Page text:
Below is a summary of recent programs and activities through which the HHC has worked to enhance the knowledge of civil engineering history and thereby advance the profession:
• The Historic Civil Engineering Landmarks Program provides good outreach opportunities to the public, engineers, local politicians and leaders, and foreign societies through recognition of and dedication ceremonies for various historic civil engineering landmarks. The citations included on the bronze plaques installed at the newer ASCE landmarks provide an ongoing communication with the public. Most people come away from the landmark dedication ceremonies with a better understanding of what civil engineers do and how we make life better for people and society in general, and our ASCE plaques continue this message. Our ASCE plaques now number about 215 nationally and 49 internationally. Bit by bit and day-by-day, these HHC efforts help to advance the civil engineering profession. Information on these historic civil engineering landmarks is available through ASCE’s website.
• The HHC has organized and/or contributed to a number of recent ASCE symposiums, seminars, and section celebrations, including:
o ASCE’s 150th anniversary celebration in 2002;
o John Roebling’s 200th birthday celebration in Brooklyn, NY in 2006;
o The Hoover Dam 75th anniversary history symposium in Las Vegas, NV in 2010;
o Clarification of John Ellis’ contributions to the design of the Golden Gate Bridge in San Francisco, CA in 2012;
o A proposal for the Panama Canal 100th anniversary history symposium in Panama in 2014; and
o Coordination with various ASCE sections since 2005 to celebrate their 100th anniversaries.
• Since 2007, the HHC’s Frank Griggs has published a bi-monthly History and Heritage Newsletter that is now accessible through ASCE’s website.
• A bibliography of civil engineering history books and DVDs has been created and is available for researches and others through the ASCE website.
• The HHC also reviews each draft History Lesson article that is published in ASCE’s Civil Engineering so as to assure the correctness of facts and engineering terminology.
• The HHC is developing a series of short essays on ASCE’s Notable Engineers (started as part of the 150th anniversary celebration in 2002) that is also available to the general public and engineers through the ASCE website.
• Recording of Oral Histories is an ongoing HHC effort with selected civil engineering legends that captures important historical information about people, the civil engineering profession, and our important projects.
• A newly created program is the creation and production of Landmark Brochures that will provide more detailed information than is found on the ASCE plaques. These will be available through the website for use by ASCE’s sections and branches for distribution to the public, schools, visitors, etc.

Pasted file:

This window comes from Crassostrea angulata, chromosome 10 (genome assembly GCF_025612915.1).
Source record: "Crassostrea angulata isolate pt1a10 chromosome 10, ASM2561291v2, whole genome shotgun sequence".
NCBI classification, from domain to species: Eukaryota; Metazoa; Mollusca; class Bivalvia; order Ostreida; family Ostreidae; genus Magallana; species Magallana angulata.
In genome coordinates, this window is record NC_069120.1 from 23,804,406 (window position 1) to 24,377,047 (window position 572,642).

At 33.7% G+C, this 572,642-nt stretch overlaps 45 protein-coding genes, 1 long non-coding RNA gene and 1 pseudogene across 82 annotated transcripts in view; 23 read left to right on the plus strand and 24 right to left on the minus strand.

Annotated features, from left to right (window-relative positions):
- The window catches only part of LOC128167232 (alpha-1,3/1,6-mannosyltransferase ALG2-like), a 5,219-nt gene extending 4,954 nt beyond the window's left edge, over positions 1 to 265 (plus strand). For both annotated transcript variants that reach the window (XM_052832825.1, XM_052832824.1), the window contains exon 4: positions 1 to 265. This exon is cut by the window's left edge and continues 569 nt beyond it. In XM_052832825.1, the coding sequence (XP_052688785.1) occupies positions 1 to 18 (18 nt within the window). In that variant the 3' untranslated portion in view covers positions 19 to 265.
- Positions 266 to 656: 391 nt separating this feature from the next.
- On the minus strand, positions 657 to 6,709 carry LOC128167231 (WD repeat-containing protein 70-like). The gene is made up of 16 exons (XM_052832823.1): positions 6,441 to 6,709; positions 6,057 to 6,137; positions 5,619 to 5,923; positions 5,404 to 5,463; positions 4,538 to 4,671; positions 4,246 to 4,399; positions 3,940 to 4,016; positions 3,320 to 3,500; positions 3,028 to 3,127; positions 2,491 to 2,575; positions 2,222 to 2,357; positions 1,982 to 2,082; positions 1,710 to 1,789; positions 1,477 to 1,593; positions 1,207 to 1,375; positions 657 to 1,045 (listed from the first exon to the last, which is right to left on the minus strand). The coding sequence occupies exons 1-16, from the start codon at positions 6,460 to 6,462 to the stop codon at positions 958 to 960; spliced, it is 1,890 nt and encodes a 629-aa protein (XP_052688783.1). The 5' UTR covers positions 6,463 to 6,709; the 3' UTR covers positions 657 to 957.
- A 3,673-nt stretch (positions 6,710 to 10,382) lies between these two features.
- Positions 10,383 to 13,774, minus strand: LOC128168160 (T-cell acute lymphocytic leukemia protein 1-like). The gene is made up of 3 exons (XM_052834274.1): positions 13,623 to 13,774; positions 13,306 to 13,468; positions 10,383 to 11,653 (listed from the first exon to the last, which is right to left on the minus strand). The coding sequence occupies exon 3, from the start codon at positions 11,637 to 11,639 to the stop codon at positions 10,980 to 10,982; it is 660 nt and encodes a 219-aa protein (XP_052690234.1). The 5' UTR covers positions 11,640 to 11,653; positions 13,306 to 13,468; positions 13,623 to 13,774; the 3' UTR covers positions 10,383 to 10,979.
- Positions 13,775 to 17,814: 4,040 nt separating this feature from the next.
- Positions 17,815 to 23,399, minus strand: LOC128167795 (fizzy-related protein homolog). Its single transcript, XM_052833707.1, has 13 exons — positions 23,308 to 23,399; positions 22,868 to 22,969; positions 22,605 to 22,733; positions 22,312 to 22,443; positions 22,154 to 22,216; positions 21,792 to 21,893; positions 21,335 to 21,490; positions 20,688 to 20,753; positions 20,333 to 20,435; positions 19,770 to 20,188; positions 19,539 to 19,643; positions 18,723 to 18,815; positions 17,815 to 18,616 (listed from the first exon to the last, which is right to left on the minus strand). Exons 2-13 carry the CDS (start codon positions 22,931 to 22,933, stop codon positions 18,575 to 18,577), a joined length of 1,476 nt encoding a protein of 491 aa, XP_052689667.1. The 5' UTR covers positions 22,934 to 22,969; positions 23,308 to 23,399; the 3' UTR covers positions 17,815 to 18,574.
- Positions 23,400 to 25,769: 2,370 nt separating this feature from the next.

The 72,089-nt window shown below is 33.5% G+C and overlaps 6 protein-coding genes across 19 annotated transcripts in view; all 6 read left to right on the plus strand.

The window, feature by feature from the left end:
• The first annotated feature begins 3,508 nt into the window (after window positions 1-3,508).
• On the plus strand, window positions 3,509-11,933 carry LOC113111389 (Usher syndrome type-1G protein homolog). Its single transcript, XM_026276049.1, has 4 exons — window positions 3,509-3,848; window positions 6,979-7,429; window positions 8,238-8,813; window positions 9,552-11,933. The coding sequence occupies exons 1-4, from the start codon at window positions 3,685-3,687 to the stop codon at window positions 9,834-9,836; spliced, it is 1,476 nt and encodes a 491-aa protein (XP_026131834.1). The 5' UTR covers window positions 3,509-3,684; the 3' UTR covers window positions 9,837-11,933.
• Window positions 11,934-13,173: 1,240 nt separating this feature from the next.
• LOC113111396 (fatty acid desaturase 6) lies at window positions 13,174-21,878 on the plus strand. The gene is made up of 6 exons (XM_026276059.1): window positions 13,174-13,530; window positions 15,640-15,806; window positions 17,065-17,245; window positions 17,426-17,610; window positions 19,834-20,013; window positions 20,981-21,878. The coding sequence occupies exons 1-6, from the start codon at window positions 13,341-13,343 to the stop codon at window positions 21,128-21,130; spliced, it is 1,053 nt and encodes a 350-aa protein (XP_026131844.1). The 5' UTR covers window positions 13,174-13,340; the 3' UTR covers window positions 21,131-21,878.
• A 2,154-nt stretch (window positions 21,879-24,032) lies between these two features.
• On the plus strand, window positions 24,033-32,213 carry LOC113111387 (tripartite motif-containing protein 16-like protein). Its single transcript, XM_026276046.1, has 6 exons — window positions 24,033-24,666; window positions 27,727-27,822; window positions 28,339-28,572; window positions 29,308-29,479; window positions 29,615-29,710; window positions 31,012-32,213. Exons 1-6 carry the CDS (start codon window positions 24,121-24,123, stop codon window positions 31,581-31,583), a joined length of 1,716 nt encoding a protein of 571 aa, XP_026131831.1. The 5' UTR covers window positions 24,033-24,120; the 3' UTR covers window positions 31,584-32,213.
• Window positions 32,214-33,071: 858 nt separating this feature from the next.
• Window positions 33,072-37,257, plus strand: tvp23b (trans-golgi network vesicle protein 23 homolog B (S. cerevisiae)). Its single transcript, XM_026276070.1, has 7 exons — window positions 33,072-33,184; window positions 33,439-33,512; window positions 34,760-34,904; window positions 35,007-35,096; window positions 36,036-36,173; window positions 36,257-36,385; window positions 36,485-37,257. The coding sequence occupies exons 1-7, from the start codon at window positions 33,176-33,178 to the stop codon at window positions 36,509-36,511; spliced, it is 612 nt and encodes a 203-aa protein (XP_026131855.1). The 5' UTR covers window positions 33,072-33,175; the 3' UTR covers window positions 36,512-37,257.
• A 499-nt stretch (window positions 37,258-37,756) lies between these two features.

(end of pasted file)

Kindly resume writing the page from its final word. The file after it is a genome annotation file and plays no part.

Each of these activities and programs may appear to be incremental or small, but in aggregate they are a large and important effort. The HHC hopes that this explanation of its given purpose, goals, and activities will serve to make CAP more aware of why and how the HHC contributes significantly to the CAP’s goal of advancing the civil engineering profession.
The committee has been informed that CAP discussed the letter at their August 14, 2013 meeting and the new Chair, Renee Schwecke, noted that the committee had learned a lot from it.
Bernie Dennis then reported on his efforts to have a history session included in the 2014 National meeting of ASCE in Panama City. The organizers had already locked in on a session dealing with Giga projects around the world and over time and not specifically on the Panama Canal, which was the intent of the HHC. Bernie indicated that he would help the organizing committee find some speakers and Frank Griggs indicated he would try to get David McCullough as a Keynote speaker.
The meeting ended with the Committee presenting Henry Petroski with a Certificate of Appreciation for his years as chairman of the committee. The certificate stated:
Certificate of Appreciation
The Committee on the History and Heritage of American Civil Engineering having the pleasure, and honor, of working with Dr. Henry Petroski as Chairman over the period of 2001 to 2013, presents this token of the esteem to which he is held by the committee, the Society, the Profession and the general public.
His guidance, commitment, example, and dedication to the history of the profession has been an inspiration to all who have served with him on the committee.
The committee thanks him for his efforts and wishes him well in his future pursuits.
Signed this day July 27, 2013